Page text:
Travel is as much a part of the human experience as the air we breathe - it adds meaning to our existence, and gives us a unique glimpse of entirely new cultures and perspectives.
We asked our Creators to share a travel experience that affected their lives. So take a seat and get ready to scratch that adventure itch with these selected tales.
Have you ever been to a place that was so unfamiliar that all you wanted to do was hide in fear and pray to return home? That was my first 24 hours of life in The Gambia.
The Gambia lies off the west coast of Africa. It's one of Africa's smallest countries with a population of around 2 million on a tiny strip of land that borders the Atlantic Ocean. It's loud, it's friendly, and it's poor.
For me, the first day was all about food poisoning, and the distance The Gambia was from my home. I'm from Australia, and hadn't ventured outside of my own country until my late thirties. Even then, it was only a trip to the United Kingdom to meet my wife's family.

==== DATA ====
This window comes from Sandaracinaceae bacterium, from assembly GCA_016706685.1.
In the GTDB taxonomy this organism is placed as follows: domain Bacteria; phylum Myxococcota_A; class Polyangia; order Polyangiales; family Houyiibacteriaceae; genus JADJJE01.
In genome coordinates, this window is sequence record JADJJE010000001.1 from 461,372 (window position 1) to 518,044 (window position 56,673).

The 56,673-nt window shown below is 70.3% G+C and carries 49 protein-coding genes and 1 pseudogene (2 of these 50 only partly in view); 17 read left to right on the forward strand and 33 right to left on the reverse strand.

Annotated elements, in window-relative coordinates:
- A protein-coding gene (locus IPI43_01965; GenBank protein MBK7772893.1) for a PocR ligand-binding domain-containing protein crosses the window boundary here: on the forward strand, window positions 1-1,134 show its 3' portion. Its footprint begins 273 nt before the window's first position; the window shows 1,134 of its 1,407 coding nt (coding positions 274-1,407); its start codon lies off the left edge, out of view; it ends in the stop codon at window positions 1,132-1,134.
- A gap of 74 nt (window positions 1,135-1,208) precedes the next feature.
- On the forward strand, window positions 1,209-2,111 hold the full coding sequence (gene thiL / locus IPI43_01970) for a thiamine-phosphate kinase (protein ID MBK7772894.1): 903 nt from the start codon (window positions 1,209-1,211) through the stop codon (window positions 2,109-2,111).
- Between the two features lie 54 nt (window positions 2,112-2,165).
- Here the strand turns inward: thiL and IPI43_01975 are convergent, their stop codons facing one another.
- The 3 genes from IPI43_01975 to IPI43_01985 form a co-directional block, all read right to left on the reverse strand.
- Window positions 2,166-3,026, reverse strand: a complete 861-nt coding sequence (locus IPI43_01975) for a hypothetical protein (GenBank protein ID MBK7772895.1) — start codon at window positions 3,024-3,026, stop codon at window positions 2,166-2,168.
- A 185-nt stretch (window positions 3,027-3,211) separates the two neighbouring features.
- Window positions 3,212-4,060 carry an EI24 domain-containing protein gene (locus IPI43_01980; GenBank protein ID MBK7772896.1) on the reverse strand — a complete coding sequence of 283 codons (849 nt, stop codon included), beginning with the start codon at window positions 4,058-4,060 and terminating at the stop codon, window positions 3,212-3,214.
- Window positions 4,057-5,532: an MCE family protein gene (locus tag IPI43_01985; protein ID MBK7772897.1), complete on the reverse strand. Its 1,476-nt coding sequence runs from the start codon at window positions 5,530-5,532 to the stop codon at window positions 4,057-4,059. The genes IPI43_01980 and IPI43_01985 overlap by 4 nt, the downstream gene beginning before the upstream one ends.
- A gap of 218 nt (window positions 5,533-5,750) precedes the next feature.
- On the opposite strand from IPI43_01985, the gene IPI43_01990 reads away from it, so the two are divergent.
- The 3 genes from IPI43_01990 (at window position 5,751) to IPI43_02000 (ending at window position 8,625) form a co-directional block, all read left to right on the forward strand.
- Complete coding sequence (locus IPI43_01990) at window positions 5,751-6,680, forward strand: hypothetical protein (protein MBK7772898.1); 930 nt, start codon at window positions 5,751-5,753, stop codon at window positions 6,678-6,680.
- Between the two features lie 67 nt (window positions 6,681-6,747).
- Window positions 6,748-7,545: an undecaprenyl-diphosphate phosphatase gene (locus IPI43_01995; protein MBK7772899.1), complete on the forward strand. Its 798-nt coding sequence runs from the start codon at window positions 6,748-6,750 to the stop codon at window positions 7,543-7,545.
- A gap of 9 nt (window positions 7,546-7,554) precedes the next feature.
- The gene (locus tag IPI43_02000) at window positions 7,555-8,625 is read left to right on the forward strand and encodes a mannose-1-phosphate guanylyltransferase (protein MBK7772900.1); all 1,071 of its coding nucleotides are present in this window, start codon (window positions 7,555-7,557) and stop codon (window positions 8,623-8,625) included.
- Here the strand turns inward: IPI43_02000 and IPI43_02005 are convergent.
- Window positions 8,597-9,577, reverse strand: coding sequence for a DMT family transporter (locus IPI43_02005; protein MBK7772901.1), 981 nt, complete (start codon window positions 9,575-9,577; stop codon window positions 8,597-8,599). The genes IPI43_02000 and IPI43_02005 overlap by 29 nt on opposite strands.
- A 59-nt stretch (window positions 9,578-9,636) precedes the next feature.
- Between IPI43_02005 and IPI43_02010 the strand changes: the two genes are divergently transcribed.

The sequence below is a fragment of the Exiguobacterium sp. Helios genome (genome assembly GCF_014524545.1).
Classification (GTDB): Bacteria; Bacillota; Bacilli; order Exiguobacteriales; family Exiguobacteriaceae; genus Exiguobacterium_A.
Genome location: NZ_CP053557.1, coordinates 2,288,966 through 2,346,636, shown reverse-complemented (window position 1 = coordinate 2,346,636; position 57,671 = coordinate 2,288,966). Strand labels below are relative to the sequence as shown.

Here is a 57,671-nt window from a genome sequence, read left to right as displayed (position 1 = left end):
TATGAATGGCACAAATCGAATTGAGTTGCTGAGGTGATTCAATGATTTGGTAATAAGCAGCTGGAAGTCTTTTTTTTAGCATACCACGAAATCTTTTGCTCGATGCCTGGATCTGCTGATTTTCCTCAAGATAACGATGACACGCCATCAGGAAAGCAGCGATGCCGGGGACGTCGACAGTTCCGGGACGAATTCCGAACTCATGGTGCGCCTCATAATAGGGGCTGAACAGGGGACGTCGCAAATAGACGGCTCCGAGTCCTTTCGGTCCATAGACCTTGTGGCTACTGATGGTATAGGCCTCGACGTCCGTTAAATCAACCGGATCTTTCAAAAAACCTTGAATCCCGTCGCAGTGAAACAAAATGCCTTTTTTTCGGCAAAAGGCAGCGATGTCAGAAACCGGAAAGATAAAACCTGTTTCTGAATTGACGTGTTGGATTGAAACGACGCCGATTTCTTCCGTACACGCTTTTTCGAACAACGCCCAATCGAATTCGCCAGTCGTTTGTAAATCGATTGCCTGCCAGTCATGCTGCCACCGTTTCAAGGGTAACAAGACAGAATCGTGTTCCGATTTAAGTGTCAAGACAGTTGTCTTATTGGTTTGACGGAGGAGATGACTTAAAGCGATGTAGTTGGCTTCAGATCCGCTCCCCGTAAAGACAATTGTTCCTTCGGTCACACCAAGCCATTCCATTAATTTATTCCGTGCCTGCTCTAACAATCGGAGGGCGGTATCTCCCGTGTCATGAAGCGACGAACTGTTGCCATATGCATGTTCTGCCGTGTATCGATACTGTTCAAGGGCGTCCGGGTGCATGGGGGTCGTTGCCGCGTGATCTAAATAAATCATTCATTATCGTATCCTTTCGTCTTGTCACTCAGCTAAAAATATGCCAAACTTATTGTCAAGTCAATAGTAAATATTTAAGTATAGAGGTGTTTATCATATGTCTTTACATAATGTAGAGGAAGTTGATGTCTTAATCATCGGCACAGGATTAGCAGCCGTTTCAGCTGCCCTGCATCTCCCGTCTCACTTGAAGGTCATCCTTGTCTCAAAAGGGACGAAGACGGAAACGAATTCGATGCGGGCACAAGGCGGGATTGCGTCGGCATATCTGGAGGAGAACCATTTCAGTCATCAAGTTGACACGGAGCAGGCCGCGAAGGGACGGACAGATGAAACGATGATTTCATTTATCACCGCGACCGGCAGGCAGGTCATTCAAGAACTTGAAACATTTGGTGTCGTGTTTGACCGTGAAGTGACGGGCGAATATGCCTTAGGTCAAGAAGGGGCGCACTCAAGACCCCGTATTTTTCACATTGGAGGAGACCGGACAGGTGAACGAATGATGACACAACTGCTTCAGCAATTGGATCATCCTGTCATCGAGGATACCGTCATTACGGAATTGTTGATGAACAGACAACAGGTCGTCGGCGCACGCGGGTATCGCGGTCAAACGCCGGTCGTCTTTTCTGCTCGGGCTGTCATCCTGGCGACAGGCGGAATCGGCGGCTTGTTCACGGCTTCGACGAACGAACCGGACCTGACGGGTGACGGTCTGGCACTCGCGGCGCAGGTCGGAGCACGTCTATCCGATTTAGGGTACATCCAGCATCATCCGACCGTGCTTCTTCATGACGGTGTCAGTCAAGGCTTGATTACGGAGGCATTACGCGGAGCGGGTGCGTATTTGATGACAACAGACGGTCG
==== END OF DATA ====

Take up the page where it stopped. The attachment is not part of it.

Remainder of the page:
My journey to West Africa wasn't planned, but it was providential in my life. My family, consisting of four little children under the age of ten and my wife, decided to spend some extended time in Scotland. If that wasn't far enough away from home for this little Aussie, I met a man while I was there who invited me to spend a week in West Africa in the hopes of setting up a small school.
It was only one week, and I had never been to Africa - so I decided to go.
When I first got off the plane, I headed to the hotel room and found myself surrounded by fierce looking locals.
I would later realize that everything in Africa is done with some degree of aggression. They love aggressively; they fight aggressively and they weep aggressively. This was both intimidating and exhilarating at the same time.
On my first day in Gambia, I sat down to have breakfast with the school-building team I'd traveled there with. I don't know what it was that I'd eaten, but just one hour later I was totally incapacitated. My first day was a serious non-starter. Instead of the pro-active day I had imagined, I found myself trapped in a small mosquito-ridden hotel room waiting to die.